Reducing the energy use in Dalhousie residences through infrastructural and behavioral changes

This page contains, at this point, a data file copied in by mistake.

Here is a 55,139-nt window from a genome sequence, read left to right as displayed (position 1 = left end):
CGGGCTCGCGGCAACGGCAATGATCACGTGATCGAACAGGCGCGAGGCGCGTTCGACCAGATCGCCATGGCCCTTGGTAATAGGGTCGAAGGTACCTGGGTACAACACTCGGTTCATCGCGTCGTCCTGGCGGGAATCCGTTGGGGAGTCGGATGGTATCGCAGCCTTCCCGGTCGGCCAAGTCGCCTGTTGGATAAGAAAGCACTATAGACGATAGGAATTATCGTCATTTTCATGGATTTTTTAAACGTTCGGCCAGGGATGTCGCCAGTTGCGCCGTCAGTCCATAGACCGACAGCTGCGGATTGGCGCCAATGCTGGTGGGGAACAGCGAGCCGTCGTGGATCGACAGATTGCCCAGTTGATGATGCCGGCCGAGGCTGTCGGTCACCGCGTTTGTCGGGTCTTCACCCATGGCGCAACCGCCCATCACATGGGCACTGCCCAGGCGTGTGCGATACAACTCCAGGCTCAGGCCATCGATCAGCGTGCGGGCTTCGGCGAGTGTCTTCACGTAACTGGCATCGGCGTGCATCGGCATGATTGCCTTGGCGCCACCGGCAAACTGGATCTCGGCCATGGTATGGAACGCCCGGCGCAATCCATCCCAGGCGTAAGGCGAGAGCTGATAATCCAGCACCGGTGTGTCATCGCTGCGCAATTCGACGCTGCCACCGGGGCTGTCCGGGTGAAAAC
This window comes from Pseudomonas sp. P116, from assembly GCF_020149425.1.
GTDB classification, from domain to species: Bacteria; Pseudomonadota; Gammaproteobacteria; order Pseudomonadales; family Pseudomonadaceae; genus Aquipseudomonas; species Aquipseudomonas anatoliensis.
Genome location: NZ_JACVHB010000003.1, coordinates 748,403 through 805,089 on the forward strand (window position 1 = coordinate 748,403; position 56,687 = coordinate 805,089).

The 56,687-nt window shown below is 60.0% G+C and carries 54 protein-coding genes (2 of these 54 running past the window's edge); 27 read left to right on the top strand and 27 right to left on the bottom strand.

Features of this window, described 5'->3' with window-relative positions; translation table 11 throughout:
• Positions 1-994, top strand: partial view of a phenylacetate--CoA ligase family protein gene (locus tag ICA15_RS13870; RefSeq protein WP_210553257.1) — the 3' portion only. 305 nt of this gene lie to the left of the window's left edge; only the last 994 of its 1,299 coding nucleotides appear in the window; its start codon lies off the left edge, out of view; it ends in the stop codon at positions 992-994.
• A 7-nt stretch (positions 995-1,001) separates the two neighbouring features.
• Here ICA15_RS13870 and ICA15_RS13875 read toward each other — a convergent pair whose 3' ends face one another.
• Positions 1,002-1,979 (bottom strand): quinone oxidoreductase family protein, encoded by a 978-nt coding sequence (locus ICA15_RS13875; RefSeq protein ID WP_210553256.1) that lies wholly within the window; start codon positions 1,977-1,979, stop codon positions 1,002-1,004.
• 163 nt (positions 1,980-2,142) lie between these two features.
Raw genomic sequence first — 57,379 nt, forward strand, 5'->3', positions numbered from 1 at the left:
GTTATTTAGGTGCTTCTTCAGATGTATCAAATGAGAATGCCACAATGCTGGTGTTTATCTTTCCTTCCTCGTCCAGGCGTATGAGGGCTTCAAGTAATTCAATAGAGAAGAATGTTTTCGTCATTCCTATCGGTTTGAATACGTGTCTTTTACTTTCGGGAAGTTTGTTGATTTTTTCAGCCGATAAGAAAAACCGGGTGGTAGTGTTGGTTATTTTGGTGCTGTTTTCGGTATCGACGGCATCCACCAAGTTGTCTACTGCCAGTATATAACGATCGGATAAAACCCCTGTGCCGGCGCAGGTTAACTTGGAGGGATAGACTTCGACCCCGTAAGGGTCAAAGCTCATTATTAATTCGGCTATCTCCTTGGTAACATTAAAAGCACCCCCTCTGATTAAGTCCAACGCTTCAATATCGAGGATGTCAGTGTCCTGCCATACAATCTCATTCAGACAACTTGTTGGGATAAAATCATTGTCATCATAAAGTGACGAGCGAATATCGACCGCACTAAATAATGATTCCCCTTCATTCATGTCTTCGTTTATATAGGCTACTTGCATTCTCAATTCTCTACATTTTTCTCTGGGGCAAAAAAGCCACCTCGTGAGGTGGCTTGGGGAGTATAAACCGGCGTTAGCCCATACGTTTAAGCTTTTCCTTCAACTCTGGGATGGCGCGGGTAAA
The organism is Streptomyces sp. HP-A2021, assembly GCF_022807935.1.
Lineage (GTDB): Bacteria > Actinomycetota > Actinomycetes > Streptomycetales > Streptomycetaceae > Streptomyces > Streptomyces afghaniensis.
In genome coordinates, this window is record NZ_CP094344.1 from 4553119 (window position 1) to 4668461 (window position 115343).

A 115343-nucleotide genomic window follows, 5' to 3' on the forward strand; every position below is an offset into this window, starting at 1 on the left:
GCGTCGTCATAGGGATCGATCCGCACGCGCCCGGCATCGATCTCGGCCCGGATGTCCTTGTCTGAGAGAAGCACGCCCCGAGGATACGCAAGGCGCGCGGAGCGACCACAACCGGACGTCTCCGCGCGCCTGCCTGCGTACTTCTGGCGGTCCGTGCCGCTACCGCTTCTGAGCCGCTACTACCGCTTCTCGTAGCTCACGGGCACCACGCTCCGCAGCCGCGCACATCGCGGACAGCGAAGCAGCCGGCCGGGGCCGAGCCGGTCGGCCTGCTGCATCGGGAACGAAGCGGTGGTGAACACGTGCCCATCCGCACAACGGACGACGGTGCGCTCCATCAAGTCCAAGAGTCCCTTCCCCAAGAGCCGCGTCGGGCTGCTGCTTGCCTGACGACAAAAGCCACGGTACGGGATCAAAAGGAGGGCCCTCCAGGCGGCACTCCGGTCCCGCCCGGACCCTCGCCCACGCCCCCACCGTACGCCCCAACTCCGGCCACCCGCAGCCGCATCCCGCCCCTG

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Dalhousie University is one of the leading institutions of higher learning in Canada. Over the years, it has taken a leadership role through signing both the Talloires and Halifax Declarations, committing itself to teach and practice principles of sustainable development. To truly be a leader, Dalhousie University must match its actions to its words. With respect to traditional residences, in which a potential 1,937 Dalhousie students could be housed, Dalhousie is not fulfilling its commitments. Residences are excessively energy consumptive. This research project aimed to identify ways in which five traditional Dalhousie residences (Eliza Ritchie, Gerard, Howe, Risley and Sherriff Halls) could be made both more cost effective and energy efficient. The objective was to contribute to the Greening the Campus movement, as it seeks to increase environmental awareness in both the operational facilities and the human community of the campus. The research process included holding interviews with members of the Dalhousie faculty and conducting a survey among students living in the five residences. The information gained was then analyzed so that informed recommendations could be made to improve the buildings’ energy efficiency. A series of recommendations were made regarding the physical operations of the buildings. These included: the provision of drying racks to students, turning down the heat throughout the buildings, the installation of motion sensor lighting, and the installation of low flow shower heads. Additionally, a series of recommendations were made to alter the energy consumptive practices found in students’ behaviour within residences. These included: reducing the use of machine dryers, turning down the room thermostat where possible, setting computers to sleep mode after ten idle minutes, and reducing the average shower length by two minutes. To promote a change in students’ behaviour, the research team has also initiated an educational poster campaign in residences to raise awareness regarding the energy consumption involved in daily activities. If the recommendations made through this project were pursued, Dalhousie residences would become more substantial and energy efficient. However, we recommend that further research be conducted regarding both the physical structure of residence buildings and students’ behavioural patterns. Many more improvements could and should be made if Dalhousie residences are to be a successful example of sustainable living.